There was a court ruling on May 10 regarding a group of protesters arrested in early 2021 for writing in chalk on the barrier around the SPD East Precinct, after which they were booked into the King County Jail counter to the currently standing booking restrictions. In the case of Tucson et al v. City of Seattle et al, the judge found that the decision to book the protestors was due to “City policy or practice to discriminate against anti-police protestors.” The judge further denied qualified immunity to the nine SPD officers named in the suit.

At next week’s Public Safety committee meeting, councilmembers are expected to receive an overview of the 30×30 Initiative and SPD’s latest 2024 Staffing and Performance Metrics report. Not on the agenda is further discussion of the Automated License Plate Reader (ALPR) legislation. The Community Police Commission (CPC) said in its latest newsletter that Councilmember Bob Kettle is seeking feedback on the ALPR proposal. Here’s one quick way to send that feedback.

King County News:

At their Law and Justice committee meeting this week, King County councilmembers held a discussion on proposed legislation to modify the definition of solitary confinement for juveniles. This legislation was first discussed back in the fall with the stated purpose of of being able to provide one-on-one programming to juveniles in detention, but it was put on hold due to some legal questions. Now it’s back on the docket, and the ACLU Washington, the King County Department of Public Defense, Team Child, and Choose 180 all turned up to speak against the new legislation. 

Chief among their concerns are the many exemptions this legislation would put in place that could extend the current 4-hour limit on juvenile isolation, which is currently the main protection for youth. Other concerns are a lack of time restrictions for one-on-one programming, which has the potential for abuse, and the lack of language prohibiting solitary confinement for juveniles due to lack of staff, as the Judge Patricia H. Clark Children and Family Justice Center (CCFJC) has been struggling with staffing along with the King County Jail. King County Public Defender Anita Khandelwal commented that the ordinance banning juvenile solitary confinement has been “chronically violated over the last several years.”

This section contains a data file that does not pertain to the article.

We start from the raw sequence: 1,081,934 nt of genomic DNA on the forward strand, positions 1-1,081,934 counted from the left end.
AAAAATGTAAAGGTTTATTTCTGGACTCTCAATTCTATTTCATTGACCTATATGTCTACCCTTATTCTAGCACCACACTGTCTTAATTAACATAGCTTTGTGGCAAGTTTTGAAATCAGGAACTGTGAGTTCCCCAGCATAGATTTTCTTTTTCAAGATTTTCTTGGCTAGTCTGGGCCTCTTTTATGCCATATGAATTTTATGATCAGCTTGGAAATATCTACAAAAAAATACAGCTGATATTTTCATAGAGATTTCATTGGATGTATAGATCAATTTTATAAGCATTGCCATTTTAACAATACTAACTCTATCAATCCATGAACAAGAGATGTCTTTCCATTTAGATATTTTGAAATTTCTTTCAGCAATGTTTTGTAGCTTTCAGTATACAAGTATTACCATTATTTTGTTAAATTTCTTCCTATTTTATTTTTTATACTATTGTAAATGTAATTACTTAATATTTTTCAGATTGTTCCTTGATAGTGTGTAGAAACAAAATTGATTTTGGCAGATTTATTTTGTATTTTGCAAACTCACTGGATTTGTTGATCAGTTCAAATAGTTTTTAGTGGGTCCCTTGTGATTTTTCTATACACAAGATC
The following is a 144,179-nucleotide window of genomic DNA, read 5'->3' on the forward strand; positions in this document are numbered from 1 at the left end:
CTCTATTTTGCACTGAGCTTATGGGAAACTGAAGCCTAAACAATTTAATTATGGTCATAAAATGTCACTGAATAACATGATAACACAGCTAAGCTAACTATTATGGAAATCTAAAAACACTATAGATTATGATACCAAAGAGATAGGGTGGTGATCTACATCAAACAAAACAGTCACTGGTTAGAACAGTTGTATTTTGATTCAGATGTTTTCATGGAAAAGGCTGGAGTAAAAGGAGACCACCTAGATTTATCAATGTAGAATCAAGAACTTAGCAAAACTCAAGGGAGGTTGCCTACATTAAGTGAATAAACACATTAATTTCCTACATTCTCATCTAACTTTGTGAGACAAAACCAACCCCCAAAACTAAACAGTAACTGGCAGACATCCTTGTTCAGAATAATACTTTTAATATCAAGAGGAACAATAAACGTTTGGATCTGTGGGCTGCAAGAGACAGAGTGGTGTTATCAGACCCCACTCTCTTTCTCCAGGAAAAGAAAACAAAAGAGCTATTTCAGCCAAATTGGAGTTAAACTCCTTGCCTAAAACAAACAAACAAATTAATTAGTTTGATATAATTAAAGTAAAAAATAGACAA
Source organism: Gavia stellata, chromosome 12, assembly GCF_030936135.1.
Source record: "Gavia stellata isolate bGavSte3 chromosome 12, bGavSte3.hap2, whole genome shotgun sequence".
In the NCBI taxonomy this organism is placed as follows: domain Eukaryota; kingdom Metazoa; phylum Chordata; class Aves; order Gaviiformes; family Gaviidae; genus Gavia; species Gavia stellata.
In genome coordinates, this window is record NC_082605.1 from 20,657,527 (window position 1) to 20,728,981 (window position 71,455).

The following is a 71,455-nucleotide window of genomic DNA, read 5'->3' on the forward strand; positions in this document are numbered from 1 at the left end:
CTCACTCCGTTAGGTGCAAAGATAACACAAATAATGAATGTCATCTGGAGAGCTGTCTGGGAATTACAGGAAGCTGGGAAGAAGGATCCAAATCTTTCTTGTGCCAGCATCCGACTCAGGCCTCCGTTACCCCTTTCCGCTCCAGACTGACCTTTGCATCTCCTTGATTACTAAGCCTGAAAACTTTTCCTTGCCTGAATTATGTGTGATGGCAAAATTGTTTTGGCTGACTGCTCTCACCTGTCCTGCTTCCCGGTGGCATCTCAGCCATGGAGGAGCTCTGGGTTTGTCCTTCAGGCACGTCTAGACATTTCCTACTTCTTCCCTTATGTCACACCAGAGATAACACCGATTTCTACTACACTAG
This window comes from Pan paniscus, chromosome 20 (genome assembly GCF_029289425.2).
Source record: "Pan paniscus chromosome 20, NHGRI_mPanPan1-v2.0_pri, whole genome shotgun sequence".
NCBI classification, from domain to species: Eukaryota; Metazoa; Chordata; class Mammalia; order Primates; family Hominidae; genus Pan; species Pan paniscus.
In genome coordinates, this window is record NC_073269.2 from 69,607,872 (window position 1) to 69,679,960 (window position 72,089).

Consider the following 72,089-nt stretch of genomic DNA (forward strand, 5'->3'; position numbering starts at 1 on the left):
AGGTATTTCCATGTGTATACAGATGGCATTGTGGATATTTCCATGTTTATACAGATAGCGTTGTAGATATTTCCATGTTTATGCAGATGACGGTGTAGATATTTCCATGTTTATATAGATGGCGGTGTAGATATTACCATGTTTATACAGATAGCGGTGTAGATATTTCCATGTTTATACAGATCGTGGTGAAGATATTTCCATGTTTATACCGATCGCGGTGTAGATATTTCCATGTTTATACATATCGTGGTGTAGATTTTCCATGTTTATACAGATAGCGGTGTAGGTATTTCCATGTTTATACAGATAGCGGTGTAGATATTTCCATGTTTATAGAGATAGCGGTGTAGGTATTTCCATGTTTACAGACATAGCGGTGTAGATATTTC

She continued, “Just this past week, one of our clients advised her attorney that she and the other girls only got out of their cells for a normal amount of time twice out of the eleven days she’d been in custody.”

Councilmember Claudia Balducci said she supports a ban on isolation in juvenile detention, but that the amount of violence in the facility has been increasing the last couple of years, the vast majority of which are youth assaulting other youth. She spoke of the need to protect the youth in the County’s care from being assaulted by others. She acknowledged that restrictive housing being used due to staffing issues is a problem.